Focus–What Separates Top Performers From Everyone Else
We’re all incredibly busy. Our days get filled with all sorts of things–things which may seem very urgent. We have emails to respond to, we have meetings of all sorts, we have proposals, the lists go on.
Things pop up through the day or week, a crisis, something that must be addressed, or just something that diverts our attention. Too often, we go through our days like bumper cars. Each time we hit one, we bounce off, headed another direction. Go into any sales office, and there’s always a frenzy of activity, people coming and going, phones ringing, conference rooms filled with people moving from meeting to meeting. Many years ago, one client had reached the ultimate in insanity, execs and managers would schedule up to three meeting simultaneously–popping into each one for a few minutes.
It’s always odd to me. There’s lots of activity, but very little seems to get accomplished.
Watching high performers is different. The biggest difference seems to be focus and purposefulness. High performers first know what they need to be focusing on. Then have an ability to separate the urgent from the critical/important. They focus even further–what are the things that need to be done to achieve the goals or outcomes they seek; who do they need to do these with? Their focus is vicious, they focus on one or two critical strategies, no more.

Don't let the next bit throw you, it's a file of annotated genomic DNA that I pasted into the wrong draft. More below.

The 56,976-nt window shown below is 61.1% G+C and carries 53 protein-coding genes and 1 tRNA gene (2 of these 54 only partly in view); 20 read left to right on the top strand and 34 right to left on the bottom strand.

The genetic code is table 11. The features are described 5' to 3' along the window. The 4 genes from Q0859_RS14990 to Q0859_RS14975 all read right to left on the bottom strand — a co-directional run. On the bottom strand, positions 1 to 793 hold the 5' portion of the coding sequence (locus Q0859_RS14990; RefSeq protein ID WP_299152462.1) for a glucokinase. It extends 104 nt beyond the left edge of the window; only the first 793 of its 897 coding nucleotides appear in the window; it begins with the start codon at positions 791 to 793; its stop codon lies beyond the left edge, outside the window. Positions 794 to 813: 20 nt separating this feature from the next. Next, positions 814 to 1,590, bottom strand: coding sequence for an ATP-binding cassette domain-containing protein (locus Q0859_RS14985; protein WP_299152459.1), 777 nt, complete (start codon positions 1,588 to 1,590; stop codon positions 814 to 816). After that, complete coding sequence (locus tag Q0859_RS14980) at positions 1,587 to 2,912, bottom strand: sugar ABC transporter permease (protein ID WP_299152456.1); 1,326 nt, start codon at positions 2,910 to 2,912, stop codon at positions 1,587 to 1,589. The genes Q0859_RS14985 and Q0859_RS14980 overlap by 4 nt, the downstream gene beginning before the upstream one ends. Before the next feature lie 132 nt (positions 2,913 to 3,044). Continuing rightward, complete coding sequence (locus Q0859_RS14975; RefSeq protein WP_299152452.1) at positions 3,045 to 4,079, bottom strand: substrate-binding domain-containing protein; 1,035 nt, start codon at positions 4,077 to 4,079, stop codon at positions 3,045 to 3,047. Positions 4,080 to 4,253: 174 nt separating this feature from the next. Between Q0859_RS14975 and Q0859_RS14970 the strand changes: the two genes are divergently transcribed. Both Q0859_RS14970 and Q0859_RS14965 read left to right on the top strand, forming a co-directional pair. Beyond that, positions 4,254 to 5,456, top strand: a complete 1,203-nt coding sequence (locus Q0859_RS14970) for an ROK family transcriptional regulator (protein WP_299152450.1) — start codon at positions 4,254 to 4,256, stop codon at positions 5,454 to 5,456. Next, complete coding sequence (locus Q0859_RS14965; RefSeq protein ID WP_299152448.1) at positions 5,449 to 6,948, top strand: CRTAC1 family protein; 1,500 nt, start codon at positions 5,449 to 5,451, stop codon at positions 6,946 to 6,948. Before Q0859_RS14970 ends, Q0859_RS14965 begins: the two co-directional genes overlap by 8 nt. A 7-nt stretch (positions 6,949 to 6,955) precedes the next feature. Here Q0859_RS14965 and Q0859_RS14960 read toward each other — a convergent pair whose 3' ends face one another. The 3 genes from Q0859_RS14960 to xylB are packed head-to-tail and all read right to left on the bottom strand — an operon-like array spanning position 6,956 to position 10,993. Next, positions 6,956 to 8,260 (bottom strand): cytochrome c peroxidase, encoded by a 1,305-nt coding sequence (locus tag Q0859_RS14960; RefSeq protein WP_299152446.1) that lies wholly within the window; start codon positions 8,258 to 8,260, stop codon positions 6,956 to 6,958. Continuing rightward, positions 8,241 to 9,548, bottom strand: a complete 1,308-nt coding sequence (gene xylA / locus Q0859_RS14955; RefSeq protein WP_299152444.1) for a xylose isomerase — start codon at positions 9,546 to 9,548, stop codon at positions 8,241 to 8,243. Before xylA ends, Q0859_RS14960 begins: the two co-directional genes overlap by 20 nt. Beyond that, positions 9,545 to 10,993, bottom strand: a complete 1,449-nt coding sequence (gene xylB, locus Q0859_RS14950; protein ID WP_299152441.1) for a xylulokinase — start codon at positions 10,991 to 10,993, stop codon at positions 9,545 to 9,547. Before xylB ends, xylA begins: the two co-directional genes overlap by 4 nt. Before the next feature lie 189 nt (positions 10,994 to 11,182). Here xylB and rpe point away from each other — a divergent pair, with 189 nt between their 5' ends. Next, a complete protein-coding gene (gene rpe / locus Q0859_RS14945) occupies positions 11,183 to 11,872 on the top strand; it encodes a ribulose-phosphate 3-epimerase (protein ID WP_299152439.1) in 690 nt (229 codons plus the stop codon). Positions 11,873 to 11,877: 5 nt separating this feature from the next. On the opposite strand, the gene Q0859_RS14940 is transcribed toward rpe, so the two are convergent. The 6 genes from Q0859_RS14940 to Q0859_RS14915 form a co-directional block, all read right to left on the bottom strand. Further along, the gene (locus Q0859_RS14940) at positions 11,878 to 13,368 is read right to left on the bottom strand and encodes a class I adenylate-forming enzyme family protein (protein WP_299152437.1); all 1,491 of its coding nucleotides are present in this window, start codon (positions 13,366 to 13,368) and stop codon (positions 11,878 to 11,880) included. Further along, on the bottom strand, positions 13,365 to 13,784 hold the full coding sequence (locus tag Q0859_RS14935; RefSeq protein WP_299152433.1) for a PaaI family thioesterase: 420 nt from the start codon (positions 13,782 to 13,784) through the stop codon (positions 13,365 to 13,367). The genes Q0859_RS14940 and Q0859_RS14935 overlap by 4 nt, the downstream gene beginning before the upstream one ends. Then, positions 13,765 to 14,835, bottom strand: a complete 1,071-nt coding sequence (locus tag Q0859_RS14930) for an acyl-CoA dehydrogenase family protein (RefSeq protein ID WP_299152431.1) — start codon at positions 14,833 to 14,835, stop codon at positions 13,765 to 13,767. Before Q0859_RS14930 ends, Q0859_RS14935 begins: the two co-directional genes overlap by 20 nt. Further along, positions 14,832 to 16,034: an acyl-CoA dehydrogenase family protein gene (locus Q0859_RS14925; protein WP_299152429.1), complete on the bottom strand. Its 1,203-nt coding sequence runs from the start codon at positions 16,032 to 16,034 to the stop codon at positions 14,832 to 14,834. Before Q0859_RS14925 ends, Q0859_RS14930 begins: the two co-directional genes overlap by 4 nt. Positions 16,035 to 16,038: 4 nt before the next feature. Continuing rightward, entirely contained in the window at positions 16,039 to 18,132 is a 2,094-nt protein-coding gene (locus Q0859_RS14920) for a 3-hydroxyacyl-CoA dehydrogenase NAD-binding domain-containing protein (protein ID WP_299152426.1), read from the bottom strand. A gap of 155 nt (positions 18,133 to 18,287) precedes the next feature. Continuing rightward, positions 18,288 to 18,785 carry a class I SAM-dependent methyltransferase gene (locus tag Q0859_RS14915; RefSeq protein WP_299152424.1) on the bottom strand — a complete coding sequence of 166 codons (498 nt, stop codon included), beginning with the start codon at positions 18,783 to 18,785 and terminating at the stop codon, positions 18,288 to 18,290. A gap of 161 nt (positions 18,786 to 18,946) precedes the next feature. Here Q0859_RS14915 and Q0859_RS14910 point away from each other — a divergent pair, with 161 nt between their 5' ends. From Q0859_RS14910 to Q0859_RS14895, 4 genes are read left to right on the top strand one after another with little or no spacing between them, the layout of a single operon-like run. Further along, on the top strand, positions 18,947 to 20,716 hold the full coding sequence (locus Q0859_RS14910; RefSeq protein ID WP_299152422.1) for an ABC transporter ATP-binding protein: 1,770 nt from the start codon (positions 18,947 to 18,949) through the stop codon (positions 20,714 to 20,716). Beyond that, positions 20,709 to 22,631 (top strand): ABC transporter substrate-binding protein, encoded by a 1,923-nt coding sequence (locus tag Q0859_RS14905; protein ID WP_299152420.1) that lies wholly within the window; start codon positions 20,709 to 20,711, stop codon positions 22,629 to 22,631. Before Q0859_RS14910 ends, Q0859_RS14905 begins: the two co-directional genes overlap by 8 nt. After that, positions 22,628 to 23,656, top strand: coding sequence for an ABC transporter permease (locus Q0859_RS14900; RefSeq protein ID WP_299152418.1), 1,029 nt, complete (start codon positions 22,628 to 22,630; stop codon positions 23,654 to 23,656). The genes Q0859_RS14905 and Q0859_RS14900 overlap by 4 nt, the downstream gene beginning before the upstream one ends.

High performers don’t get derailed. They stay the course, despite all the other distractions that may arise. They have their top priority or two–but no more. They have a plan of execution and they execute. Simple! They don’t jump from thing to another, but stick with their plan. They execute their plan, adjust it based on results, and keep moving forward.
Speed of execution is important. High performers move fast. They have a cadence and they maintain it. Others confuse lots of activity with moving fast, but because they have no focus, they don’t achieve anything. Despite the speed of execution and the rapid cadence, there is never a sense of panic or frenzy, it’ a calm purposefulness.
When there are problems, high performers don’t try to do more, in fact they do the opposite, they intensify their focus. They understand the essence of what they must do to achieve their goals. They don’t get diverted. They simplify everything.
Focus isn’t easy. It takes great discipline. It takes great confidence in yourself, that you’ve identified the right issues and have established the right plan. It requires commitment. It’s easy to get involved in a frenzy of aimless activities, but focus requires total commitment to the 1-2 priorities you have chosen.
Focus is important. Are you focused? What are the 1-2 most important things you need to do to achieve your goals? What are the fewest possible steps required to execute them? How committed are you do these or do you get easily distracted?
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